Tuesday, February 21, 2012

One point about 'poverty'

There is one thing I don't get about poverty being blamed for increased infectious diseases.

A growing "gulf between the rich and poor" is evident in the increasing number of patients hospitalised with infectious diseases, according to the author of a report on the trend.
A study by the University of Otago, Wellington shows hospitalisations from infectious diseases have increased by 51 per cent from 1998 to 2008.
The patients were mainly aged under 5 or more than 70 and from lower socio-economic areas.

We hear a lot about child poverty but it is well-known that New Zealand's elderly are amongst the least-poor in the developed world. There are even implied suggestions from some quarters that the elderly should get less social assistance and the young, more.

Remember the graph I used earlier from the Household Incomes Report:

• In 2010, the 60% AHC fixed line poverty rate for the 65+ age group was 7%, compared with 12% for 45-64 year olds, 15% for 18-44 year olds, and 22% for children (aged 0-17 years).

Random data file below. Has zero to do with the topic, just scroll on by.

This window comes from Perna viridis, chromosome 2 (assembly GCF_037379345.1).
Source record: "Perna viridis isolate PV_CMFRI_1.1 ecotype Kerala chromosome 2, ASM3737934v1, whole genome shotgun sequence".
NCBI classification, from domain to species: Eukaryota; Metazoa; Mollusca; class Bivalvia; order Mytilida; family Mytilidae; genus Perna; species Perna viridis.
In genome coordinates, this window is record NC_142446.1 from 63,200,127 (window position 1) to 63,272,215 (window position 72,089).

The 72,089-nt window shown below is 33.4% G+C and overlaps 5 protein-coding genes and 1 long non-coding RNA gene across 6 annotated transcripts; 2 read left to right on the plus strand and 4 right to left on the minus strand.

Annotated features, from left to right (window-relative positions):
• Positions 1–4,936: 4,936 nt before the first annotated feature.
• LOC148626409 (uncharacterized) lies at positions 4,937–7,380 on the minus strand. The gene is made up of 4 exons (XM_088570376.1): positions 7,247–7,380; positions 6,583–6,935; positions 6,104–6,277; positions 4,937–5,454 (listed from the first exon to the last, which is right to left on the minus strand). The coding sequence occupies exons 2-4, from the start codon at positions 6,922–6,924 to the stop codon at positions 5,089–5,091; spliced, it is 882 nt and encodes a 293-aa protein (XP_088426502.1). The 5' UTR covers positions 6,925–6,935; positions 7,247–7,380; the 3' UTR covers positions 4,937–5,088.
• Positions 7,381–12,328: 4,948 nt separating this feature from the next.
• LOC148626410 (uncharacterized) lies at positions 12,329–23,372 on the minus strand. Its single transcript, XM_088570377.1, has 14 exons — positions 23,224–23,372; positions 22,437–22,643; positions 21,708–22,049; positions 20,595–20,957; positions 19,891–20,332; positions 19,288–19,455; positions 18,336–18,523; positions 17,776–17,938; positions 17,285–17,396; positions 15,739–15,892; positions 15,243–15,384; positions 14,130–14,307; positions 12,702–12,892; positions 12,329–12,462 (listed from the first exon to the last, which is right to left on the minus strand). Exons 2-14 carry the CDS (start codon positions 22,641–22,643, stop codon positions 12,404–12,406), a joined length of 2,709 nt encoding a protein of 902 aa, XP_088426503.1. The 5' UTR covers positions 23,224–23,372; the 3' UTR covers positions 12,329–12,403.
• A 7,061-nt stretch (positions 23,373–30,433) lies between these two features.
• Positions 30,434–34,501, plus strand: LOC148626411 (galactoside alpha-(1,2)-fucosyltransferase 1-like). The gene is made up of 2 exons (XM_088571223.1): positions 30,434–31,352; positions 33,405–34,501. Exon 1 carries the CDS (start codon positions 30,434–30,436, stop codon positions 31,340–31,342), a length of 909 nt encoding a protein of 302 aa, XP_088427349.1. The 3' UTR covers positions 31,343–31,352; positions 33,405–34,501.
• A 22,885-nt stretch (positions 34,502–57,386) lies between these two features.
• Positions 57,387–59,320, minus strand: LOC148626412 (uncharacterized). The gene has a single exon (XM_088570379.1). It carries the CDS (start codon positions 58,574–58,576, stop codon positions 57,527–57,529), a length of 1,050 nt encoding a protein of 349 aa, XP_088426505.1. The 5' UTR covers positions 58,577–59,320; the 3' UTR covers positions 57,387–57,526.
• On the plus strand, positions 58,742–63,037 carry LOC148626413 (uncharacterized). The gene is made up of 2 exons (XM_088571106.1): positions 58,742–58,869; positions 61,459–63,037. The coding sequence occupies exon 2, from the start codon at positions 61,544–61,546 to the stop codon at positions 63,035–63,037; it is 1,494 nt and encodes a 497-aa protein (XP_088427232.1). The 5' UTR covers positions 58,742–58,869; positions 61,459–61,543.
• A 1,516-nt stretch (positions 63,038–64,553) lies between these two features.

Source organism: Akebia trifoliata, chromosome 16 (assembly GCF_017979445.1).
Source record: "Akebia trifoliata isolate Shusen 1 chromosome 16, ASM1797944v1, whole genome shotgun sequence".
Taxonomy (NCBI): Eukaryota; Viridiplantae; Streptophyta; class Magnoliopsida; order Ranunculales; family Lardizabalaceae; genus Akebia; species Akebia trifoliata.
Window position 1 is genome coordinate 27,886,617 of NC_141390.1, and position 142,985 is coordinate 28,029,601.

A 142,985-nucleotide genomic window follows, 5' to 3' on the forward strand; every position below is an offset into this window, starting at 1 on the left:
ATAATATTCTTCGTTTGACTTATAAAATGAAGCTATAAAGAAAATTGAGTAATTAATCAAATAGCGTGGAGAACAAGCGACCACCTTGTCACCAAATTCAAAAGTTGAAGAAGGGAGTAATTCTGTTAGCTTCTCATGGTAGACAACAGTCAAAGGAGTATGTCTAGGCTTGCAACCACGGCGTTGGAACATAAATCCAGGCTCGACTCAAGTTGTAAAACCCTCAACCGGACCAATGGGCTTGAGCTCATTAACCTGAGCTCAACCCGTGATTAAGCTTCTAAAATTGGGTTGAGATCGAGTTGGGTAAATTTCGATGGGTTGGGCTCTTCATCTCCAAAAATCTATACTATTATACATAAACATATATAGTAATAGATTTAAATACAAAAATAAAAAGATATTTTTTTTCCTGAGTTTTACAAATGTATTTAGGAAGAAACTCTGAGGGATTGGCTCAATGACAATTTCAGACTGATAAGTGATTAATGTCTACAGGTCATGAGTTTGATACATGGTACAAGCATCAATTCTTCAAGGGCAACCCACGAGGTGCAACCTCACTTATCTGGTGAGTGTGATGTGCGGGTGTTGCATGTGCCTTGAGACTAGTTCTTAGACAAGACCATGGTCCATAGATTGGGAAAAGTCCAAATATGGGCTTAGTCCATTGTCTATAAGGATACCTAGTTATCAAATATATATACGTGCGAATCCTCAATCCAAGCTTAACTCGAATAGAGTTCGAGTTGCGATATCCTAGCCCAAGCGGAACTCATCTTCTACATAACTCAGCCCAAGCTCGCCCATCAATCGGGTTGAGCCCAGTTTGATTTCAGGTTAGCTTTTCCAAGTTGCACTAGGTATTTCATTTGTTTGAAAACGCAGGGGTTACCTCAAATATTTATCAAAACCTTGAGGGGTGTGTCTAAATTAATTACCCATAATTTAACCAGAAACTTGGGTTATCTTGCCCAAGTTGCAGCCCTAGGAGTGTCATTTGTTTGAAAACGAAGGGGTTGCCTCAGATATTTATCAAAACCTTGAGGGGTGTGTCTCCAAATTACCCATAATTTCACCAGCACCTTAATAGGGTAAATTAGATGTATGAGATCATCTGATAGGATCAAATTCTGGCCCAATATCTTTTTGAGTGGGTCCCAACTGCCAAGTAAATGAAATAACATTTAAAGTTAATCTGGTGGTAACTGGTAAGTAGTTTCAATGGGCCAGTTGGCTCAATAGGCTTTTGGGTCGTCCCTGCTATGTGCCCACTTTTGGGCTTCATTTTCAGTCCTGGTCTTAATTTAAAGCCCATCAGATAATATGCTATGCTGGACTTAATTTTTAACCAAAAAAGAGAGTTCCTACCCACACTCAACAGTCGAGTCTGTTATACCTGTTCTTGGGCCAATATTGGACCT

• The lower hardship rate for older New Zealanders reflects the mix of universal public provision (mainly NZS) and the private provision built up by most of the current cohort over their lifetime. A key component of this private provision is mortgage-free home ownership which is relatively high among the current cohort.


Danyl said...

I'm no public health specialist, but my guess is that the elderly have compromised immune systems; in a healthy society they benefit from the herd immunity to infectious diseases. In a poorer, sick society they're more vulnerable, even though they're not living in poverty themselves.

Kiwiwit said...

We will see more of this sort of thing as New Zealand continues to decline into Third World status. The solution is strong economic growth, which history shows benefits everyone in health, wealth and happiness.

Professor Murdoch's call for "social policies [that] look at improving access to healthcare, improving housing, and issues related to poverty" are codewords for more of the Socialist policies that have caused our decline in relative living standards over the past 50 years and that will make it increasingly difficult for New Zealanders to afford adequate health care in future.